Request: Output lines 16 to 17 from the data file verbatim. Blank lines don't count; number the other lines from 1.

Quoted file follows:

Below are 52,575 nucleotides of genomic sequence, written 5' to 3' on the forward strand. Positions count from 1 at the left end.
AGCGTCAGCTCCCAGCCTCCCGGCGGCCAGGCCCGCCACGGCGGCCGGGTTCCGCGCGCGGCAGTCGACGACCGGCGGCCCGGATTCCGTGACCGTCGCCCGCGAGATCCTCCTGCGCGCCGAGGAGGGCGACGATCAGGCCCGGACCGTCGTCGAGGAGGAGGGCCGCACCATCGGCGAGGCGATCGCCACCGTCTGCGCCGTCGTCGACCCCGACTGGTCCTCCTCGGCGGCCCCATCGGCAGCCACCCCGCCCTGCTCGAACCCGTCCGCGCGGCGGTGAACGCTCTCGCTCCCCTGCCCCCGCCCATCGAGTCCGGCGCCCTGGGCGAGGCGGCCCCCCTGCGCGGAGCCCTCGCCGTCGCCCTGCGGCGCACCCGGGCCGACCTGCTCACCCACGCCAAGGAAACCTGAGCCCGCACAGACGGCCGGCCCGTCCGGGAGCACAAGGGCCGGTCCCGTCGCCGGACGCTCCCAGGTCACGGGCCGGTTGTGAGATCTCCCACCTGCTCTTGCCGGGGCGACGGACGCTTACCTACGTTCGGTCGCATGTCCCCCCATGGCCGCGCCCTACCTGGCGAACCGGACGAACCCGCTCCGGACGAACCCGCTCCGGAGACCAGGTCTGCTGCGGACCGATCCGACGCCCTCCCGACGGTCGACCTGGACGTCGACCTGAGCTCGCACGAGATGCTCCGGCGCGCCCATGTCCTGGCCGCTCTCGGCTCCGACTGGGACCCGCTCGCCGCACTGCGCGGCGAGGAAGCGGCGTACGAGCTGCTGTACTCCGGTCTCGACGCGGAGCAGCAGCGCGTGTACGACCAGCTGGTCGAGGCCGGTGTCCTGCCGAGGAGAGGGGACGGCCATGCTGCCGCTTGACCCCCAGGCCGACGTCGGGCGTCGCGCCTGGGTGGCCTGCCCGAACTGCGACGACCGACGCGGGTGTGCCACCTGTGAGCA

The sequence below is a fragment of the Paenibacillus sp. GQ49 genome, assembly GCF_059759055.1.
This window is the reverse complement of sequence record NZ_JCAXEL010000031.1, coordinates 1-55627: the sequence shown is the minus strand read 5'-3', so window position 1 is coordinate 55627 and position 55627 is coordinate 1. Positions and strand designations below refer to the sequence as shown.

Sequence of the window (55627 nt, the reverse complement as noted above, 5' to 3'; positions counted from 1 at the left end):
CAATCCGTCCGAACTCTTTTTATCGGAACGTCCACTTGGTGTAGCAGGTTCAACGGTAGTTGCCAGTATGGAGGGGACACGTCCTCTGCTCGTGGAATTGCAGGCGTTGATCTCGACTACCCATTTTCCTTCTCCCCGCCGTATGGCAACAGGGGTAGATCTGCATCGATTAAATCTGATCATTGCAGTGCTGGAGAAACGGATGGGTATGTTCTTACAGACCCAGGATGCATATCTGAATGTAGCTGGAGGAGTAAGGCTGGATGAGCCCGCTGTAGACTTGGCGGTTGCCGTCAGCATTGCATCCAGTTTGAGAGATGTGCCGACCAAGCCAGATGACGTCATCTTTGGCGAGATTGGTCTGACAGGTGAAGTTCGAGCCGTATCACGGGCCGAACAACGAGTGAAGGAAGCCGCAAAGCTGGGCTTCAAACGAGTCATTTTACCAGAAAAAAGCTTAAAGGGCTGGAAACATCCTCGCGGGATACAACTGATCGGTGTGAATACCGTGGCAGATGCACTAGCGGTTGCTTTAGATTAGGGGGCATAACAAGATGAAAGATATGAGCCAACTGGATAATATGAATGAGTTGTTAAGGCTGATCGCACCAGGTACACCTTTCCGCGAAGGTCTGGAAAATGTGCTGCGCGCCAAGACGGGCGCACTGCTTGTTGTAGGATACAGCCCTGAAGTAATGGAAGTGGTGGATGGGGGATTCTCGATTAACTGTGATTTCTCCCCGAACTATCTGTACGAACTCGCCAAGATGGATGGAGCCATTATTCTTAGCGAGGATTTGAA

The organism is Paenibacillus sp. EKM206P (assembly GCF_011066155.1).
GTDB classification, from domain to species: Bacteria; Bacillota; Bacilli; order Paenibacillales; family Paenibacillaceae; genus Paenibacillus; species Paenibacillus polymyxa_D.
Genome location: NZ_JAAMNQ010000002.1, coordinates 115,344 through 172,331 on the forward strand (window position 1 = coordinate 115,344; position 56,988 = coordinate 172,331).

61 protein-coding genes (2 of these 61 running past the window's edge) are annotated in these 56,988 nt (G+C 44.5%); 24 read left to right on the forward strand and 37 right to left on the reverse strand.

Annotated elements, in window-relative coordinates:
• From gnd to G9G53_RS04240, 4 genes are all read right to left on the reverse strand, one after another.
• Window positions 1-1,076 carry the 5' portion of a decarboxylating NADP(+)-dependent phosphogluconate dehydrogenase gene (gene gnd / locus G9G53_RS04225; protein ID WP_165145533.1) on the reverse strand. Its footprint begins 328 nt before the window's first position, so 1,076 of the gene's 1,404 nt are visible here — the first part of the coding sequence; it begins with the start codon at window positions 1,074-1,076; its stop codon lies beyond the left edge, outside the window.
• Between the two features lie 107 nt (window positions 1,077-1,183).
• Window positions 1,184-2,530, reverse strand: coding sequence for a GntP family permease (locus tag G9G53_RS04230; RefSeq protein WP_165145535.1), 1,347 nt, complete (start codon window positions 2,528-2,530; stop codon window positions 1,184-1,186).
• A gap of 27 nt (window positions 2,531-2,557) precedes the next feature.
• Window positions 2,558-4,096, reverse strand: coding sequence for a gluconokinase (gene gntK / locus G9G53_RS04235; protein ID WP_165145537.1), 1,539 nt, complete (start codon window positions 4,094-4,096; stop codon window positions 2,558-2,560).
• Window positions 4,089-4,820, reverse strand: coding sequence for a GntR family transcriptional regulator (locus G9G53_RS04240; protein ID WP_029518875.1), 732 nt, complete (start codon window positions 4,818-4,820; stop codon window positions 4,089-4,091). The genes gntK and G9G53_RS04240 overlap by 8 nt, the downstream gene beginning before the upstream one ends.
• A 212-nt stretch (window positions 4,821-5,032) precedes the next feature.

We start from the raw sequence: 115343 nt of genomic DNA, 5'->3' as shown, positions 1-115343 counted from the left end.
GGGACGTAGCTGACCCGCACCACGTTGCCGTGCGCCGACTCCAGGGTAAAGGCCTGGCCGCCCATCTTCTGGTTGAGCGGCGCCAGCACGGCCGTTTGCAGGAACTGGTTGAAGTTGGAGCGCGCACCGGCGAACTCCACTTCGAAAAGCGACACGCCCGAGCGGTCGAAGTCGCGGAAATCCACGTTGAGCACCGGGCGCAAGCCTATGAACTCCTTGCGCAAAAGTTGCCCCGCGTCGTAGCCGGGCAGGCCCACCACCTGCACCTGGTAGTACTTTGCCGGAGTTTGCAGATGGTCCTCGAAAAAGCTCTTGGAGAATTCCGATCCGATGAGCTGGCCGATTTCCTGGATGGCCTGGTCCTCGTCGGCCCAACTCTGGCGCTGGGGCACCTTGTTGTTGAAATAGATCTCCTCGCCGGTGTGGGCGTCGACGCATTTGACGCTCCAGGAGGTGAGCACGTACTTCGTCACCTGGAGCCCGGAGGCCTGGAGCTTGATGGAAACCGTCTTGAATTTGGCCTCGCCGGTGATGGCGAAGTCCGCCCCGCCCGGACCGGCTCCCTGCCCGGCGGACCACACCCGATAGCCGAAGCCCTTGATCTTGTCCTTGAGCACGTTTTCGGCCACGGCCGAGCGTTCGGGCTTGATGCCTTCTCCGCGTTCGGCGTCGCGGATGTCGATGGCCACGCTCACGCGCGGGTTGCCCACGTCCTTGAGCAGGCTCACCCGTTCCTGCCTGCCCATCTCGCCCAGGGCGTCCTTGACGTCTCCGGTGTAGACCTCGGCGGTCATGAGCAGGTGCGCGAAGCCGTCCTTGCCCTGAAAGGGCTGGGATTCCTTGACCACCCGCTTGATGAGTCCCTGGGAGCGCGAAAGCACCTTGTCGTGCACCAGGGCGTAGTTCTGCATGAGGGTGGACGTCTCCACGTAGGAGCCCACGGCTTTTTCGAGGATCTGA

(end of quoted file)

• A gap of 27 nt (window positions 2,531-2,557) precedes the next feature.
• Window positions 2,558-4,096, reverse strand: coding sequence for a gluconokinase (gene gntK / locus G9G53_RS04235; protein ID WP_165145537.1), 1,539 nt, complete (start codon window positions 4,094-4,096; stop codon window positions 2,558-2,560).